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Estimating Global Friction Periods for Economic Evaluation: A Case Study of Selected OECD Member Countries

Lookup NU author(s): Professor Linda Sharp


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© 2023, The Author(s), under exclusive licence to Springer Nature Switzerland AG.Background: The friction cost approach (FCA) offers an alternative to the dominant human capital approach to value productivity losses. Application of the FCA in practice is limited largely due to data availability. Recent attempts have tried to standardise the estimation of friction periods across Europe, but to date, this has not been attempted elsewhere. Our aim was to estimate friction periods for 17 Organisation for Economic Co-operation and Development (OECD) member countries between 2010 and 2021 based on routinely published data. Methods: We derived friction period estimates for Australia, Austria, Canada, Czechia, Finland, Germany, Hungary, Japan, Korea, Luxembourg, Norway, Poland, Portugal, Sweden, Switzerland, the United Kingdom and the United States. Vacancy stock and flow data was sourced from the OECD’s short-term labour situation database from 2010 to 2021, and included the impact of Covid-19 on the labour market. The estimated friction periods were applied to cost cancer-related premature mortality for the United States as an illustrative case. Results: The average friction period in the five non-European countries (Australia, Canada, Korea, Japan and the United States) was 61.0 days (SD 9.4) (range between 44.8 days in Korea and 82.2 days in Canada) and the average friction period in the 12 European countries was 60.6 days (SD 14.8) (range between 34.1 days in Switzerland and 137.3 days in Czechia). In both cases, the outbreak of Covid-19 increased the length of the friction period. Our illustrative case revealed that productivity costs in the US were over a third lower using the study-specific friction period (56 days) compared with the conventionally assumed 90-day friction period applied in the literature as a default measure. Conclusions: Our results expand the potential application of the FCA outside of Europe and will support greater utilisation of the FCA and wider inclusion of productivity costs in societal-based economic evaluations based on the use of widely available and updated key labour market variables in our selected countries.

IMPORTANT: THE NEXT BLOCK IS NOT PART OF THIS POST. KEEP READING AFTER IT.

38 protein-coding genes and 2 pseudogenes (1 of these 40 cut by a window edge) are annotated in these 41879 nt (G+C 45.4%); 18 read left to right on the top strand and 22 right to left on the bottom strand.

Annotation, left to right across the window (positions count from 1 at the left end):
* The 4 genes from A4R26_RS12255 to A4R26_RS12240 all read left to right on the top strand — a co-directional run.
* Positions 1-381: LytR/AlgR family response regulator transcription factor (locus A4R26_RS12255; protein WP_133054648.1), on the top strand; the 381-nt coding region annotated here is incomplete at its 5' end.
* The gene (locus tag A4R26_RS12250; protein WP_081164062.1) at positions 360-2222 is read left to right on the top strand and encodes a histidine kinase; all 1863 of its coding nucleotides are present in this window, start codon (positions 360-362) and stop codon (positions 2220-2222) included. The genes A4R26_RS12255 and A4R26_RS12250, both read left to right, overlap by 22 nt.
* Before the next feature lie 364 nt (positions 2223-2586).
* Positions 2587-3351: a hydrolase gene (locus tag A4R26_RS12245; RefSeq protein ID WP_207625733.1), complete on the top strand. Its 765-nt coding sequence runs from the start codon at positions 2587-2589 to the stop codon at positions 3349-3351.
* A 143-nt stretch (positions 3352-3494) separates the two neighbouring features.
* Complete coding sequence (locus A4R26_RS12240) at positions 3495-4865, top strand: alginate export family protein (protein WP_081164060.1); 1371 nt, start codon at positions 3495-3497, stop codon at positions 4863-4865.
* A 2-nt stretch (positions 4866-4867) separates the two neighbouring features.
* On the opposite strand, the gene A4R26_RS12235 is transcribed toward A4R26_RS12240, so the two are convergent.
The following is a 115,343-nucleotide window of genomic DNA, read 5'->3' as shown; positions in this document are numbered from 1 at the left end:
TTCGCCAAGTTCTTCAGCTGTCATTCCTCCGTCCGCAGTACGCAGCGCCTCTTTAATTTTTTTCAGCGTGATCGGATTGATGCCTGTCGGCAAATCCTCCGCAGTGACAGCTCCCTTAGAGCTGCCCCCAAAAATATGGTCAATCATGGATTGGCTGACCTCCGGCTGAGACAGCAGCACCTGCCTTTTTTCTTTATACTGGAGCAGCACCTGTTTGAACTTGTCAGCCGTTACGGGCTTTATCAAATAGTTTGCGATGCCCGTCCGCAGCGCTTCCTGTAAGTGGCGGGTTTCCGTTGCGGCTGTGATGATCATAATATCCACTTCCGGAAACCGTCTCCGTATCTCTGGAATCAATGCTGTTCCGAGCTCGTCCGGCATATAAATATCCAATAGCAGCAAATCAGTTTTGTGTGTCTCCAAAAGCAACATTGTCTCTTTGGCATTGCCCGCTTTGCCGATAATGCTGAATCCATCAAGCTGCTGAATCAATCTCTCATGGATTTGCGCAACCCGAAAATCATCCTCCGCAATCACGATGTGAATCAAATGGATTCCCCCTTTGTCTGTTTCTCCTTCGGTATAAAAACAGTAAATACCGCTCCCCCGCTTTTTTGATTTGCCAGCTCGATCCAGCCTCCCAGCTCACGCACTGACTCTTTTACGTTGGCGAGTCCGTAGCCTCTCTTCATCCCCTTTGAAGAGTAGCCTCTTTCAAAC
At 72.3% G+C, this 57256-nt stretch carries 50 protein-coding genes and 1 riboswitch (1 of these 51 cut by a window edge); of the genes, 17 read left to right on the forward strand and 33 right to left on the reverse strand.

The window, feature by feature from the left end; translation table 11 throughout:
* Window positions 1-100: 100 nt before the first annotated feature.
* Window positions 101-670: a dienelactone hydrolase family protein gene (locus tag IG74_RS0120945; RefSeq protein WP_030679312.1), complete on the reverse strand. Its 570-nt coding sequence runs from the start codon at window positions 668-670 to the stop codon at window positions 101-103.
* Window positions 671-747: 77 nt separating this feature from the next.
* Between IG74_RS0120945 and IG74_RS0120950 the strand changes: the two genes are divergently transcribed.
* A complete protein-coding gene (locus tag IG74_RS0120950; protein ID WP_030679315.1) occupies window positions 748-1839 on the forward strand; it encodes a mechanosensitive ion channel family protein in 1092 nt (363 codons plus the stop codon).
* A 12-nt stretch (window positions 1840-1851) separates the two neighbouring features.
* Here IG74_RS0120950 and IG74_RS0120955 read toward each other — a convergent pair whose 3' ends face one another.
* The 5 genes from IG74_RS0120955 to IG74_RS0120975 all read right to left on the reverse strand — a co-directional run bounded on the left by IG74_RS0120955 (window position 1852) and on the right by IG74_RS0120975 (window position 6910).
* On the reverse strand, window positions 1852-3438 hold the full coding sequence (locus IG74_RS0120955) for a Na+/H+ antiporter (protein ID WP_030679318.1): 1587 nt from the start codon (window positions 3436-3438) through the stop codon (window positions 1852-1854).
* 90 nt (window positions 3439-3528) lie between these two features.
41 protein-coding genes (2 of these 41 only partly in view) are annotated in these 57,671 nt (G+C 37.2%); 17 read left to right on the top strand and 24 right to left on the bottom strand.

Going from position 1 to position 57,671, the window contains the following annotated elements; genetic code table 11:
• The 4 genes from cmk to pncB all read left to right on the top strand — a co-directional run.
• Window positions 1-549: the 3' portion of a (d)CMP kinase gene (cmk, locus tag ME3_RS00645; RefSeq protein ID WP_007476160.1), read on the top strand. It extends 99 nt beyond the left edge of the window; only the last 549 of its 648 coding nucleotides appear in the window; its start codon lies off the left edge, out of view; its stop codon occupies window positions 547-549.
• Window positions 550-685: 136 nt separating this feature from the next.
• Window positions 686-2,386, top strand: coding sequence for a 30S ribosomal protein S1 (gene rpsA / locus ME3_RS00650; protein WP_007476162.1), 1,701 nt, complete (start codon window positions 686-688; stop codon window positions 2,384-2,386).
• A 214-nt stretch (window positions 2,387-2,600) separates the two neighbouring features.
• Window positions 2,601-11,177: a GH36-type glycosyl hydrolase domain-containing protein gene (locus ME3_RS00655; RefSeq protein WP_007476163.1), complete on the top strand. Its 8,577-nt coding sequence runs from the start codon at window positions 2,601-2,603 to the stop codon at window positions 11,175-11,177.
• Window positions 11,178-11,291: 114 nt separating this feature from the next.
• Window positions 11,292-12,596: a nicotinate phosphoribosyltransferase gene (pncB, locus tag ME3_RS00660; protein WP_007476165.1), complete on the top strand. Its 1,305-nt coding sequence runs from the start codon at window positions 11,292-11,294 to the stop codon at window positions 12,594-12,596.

Publication metadata

Author(s): Hanly P, Ortega Ortega M, Pearce A, de Camargo Cancela M, Soerjomataram I, Sharp L

Publication type: Article

Publication status: Published

Journal: PharmacoEconomics

Year: 2023

Volume: 415

Pages: 1093-1101

Online publication date: 10/04/2023

Acceptance date: 05/03/2023

ISSN (print): 1170-7690

ISSN (electronic): 1179-2027

Publisher: Springer


DOI: 10.1007/s40273-023-01261-y

PubMed id: 37036642


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